Unfortunately, as mentioned above, we all have a penchant unto this type of leadership. When project deadlines are pressing down on us, who doesn’t get a little anxious and self-absorbed? When the promotion period is coming up, who isn’t tempted to push their workers just a little too hard in order to ensure results? When the receptionist is late for the third time in a week, who doesn’t feel anger welling up inside of him? Toxicity is common to all of us. Left to our own devices and without any checks and balances, you can bet all of us would be toxic leaders!

But most of us are not. Why is this? Well, quite simply, it is because we have been taught social decorum and respect. Most of our parents taught us the Golden Rule or some derivation thereof. The mantra drilled into us was, “If you can’t say something good, then don’t say anything at all.” We were brought up to respect other people and treat them honorably. And if we were raised in the church, we were taught that everyone is made in the image of God; as such, everyone is deserving of human dignity.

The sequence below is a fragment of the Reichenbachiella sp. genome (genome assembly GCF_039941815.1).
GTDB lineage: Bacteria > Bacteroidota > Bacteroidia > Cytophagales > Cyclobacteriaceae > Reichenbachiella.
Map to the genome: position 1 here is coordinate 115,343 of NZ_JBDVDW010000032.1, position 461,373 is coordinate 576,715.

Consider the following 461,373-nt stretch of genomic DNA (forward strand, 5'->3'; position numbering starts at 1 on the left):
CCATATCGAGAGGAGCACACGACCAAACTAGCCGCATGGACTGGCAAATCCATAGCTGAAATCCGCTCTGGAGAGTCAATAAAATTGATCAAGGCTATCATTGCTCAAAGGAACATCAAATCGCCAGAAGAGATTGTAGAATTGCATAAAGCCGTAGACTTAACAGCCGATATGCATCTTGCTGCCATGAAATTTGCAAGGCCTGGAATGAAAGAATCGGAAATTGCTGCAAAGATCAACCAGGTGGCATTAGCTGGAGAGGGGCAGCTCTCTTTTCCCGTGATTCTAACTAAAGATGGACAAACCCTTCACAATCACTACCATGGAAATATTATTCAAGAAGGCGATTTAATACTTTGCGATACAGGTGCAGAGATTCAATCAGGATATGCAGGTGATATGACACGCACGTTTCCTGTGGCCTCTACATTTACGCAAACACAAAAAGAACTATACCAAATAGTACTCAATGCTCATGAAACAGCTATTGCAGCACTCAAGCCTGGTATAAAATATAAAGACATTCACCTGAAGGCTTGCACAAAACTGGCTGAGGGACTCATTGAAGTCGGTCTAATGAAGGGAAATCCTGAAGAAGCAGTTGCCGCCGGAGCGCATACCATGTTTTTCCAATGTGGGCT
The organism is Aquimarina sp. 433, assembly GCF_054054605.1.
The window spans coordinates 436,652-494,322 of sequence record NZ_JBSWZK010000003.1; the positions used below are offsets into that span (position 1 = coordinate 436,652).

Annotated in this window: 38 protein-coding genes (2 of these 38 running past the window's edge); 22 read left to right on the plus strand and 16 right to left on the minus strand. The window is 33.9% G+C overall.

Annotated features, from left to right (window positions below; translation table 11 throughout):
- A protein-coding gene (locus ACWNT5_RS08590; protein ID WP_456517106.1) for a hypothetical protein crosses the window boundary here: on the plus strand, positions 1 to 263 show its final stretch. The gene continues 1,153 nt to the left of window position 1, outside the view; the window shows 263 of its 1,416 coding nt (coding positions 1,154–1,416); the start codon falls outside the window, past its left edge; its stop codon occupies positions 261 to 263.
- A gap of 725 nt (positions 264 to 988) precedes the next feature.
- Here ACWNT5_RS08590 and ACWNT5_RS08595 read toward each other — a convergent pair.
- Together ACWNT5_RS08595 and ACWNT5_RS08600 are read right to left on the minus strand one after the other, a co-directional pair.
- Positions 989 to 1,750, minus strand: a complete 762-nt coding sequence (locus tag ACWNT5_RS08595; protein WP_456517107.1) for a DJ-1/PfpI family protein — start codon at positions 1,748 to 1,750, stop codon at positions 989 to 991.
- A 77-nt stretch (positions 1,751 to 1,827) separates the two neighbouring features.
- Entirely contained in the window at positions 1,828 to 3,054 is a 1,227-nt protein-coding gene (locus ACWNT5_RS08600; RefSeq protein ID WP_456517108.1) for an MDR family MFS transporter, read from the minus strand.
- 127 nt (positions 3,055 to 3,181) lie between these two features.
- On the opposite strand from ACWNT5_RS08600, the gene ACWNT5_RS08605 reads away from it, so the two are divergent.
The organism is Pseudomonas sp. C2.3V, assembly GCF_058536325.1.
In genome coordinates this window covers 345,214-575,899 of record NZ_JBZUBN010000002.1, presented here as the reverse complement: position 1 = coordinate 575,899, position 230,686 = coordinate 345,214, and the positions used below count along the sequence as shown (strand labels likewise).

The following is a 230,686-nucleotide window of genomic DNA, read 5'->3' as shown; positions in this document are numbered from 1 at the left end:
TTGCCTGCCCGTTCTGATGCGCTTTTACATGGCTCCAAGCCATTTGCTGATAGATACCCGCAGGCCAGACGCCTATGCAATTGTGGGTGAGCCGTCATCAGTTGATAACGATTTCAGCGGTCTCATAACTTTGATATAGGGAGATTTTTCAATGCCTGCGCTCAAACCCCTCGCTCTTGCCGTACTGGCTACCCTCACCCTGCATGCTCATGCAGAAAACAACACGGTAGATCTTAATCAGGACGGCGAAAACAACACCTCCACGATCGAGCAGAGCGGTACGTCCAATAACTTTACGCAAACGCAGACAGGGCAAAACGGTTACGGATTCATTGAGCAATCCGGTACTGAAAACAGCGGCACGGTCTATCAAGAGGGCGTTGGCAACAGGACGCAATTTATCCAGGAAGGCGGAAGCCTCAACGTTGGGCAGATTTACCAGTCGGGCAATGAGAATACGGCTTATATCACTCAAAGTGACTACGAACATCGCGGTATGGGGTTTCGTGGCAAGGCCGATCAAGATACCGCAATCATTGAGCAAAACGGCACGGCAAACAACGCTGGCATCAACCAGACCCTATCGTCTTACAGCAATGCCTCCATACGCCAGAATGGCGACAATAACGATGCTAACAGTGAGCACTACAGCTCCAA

Nevertheless, life is hard and filled with painful experiences. From the time we are first disciplined by our parents, through adulthood where people regularly break our hearts and disappoint us, to our twilight years when disease and old age start to take their tolls, hurt and frustration are part and parcel of our existence. For most, such pain is negotiated with resiliency and decency; it is absorbed and dealt with constructively using various emotional, mental, and spiritual modalities. For some, however, the pain is largely reflected rather than absorbed and, instead of being dealt with constructively, is used destructively to exact similar pain on others, most of whom are undeserving. And this is essentially what happens in the genesis of a toxic leader; their pain becomes others’ pain and their frustrations, anger, and disappointments are used as weapons on those around them, sometimes with vicious and unrelenting aggression.